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Brokers (Allegedly) Found Mysterious Line Between Legal And Illegal Lying, (Allegedly) Crossed It

A bunch of guys at Nomura know what we're talking about.
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Unless and until a federal court says they can’t anymore, federal prosecutors are going to continue to go after brokers who stray from the little white lies brokers are essentially paid to tell to the big, fat, currently felonious whoppers that people like Jesse Litvak tell. Like (allegedly) the former head of mortgage-backed bonds at Nomura and a couple of confederates, who are anxiously awaiting that appeals court decision.

The S.E.C. contends that this happened in deals brokered by the Nomura traders. In one transaction involving Mr. Shapiro, the S.E.C. said, Nomura made misstatements that led a customer to sell bonds for a price below what the buyer ultimately paid. By getting the price down, the S.E.C. said in its complaint, Nomura booked $1.1 million in extra profits for itself when selling the bonds at a higher price to the buyer...In the complaint, the S.E.C. said the traders generated at least $7 million in extra revenue for Nomura. Over nearly four years, the agency said, Mr. Shapiro earned compensation of $13.3 million, while Mr. Gramins made $5.8 million and Mr. Peters earned $2.9 million...The United States Court of Appeals for the Second Circuit is considering whether to overturn the conviction of Jesse C. Litvak, a bond trader who is accused of misdeeds similar to those the Nomura traders are charged with committing. In their appeal, lawyers for Mr. Litvak argued that the Federal District Court that convicted Mr. Litvak did not prove that his misstatements were “material.”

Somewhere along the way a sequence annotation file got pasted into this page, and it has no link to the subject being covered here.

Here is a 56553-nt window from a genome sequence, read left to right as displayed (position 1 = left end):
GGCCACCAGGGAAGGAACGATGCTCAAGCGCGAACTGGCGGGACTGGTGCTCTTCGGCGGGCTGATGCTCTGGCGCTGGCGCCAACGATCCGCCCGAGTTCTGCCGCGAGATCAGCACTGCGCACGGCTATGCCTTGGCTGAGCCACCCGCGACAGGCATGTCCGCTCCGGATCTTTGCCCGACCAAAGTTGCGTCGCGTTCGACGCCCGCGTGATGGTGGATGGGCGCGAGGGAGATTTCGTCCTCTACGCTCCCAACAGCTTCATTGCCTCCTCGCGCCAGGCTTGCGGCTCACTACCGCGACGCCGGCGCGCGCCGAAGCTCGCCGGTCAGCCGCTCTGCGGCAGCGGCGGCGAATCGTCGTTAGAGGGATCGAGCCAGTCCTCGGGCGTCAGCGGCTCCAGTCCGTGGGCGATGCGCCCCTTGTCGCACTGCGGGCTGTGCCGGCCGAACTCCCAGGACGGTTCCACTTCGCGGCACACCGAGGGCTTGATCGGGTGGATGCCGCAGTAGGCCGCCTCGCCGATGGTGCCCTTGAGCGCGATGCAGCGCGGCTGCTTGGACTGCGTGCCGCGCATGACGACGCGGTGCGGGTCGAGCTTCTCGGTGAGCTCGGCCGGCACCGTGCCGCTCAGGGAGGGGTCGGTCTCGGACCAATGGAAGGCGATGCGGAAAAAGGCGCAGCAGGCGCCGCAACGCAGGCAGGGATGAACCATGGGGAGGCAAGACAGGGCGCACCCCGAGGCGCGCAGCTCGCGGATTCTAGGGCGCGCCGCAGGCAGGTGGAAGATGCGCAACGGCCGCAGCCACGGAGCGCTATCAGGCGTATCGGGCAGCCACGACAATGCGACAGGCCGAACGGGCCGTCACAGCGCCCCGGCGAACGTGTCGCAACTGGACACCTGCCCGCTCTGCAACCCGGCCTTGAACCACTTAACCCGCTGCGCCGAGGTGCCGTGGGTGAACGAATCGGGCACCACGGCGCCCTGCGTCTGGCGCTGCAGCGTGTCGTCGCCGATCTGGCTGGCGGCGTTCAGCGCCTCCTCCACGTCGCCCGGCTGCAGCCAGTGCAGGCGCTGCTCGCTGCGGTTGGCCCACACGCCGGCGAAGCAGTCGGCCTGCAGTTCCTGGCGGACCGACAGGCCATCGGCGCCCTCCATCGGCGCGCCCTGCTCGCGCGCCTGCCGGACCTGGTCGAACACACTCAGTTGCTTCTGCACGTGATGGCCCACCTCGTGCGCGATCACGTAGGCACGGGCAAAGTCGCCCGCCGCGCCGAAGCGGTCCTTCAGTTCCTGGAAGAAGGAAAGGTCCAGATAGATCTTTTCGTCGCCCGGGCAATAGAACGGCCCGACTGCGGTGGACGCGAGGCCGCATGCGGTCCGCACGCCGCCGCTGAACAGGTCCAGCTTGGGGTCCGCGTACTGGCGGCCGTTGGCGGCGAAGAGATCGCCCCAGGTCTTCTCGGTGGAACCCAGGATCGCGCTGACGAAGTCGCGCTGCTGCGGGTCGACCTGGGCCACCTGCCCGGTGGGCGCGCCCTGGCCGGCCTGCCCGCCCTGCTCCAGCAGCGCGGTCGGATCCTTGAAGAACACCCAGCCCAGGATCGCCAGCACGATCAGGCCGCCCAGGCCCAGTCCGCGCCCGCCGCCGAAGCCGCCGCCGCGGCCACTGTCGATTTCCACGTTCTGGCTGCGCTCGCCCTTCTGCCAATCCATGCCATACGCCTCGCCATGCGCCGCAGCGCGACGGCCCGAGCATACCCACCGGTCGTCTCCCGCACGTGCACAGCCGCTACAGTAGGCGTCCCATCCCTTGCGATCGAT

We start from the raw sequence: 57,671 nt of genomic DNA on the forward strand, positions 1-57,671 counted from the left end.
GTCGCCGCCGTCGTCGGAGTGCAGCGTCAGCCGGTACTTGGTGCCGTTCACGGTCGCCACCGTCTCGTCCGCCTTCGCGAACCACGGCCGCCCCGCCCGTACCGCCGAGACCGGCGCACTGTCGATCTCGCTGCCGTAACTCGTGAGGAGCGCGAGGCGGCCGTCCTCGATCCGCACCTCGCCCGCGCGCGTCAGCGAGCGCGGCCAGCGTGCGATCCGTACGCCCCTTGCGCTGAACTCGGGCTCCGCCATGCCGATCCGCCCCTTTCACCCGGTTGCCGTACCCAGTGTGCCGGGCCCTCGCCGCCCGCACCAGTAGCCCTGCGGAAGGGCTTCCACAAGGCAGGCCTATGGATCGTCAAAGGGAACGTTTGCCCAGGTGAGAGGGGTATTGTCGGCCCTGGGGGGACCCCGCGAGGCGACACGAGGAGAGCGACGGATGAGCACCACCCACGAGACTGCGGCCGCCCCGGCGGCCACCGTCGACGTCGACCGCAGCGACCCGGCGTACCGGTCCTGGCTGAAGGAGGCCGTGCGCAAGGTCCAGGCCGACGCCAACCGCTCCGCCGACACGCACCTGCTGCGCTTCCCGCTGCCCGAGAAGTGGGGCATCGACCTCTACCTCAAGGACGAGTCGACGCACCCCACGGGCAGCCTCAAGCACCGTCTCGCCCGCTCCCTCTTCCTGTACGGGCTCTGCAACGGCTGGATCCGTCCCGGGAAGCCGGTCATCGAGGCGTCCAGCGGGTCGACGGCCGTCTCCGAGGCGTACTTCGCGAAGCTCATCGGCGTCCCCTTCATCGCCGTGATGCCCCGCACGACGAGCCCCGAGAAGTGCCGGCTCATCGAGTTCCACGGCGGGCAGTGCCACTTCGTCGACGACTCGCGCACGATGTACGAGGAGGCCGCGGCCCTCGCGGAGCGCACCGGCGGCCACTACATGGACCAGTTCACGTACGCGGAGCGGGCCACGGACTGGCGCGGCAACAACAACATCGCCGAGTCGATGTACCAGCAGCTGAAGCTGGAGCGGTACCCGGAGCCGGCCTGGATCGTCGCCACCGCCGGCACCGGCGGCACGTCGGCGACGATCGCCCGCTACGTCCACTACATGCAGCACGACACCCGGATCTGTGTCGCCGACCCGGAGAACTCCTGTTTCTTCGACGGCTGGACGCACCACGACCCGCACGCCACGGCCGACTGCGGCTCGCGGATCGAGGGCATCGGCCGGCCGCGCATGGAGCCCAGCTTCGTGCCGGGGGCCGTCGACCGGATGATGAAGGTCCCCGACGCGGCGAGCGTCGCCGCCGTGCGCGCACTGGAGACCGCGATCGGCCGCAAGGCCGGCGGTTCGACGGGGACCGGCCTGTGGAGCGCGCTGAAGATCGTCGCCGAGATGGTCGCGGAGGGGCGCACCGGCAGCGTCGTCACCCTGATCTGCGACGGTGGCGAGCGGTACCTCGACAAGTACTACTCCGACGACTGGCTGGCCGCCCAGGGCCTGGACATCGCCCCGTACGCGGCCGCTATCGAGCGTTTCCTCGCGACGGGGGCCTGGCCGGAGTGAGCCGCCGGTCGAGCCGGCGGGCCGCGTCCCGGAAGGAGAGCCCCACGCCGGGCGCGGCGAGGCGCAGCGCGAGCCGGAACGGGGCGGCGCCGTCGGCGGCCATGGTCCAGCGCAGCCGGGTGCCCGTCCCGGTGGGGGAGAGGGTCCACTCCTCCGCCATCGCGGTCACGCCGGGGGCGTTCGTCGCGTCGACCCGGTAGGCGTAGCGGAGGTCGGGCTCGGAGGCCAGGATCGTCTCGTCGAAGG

3 Nomura Traders Accused of Deceiving Customers About Mortgage Bond Prices [DealBook]


By Paul Elledge Photography [CC BY-SA 3.0], via Wikimedia Commons

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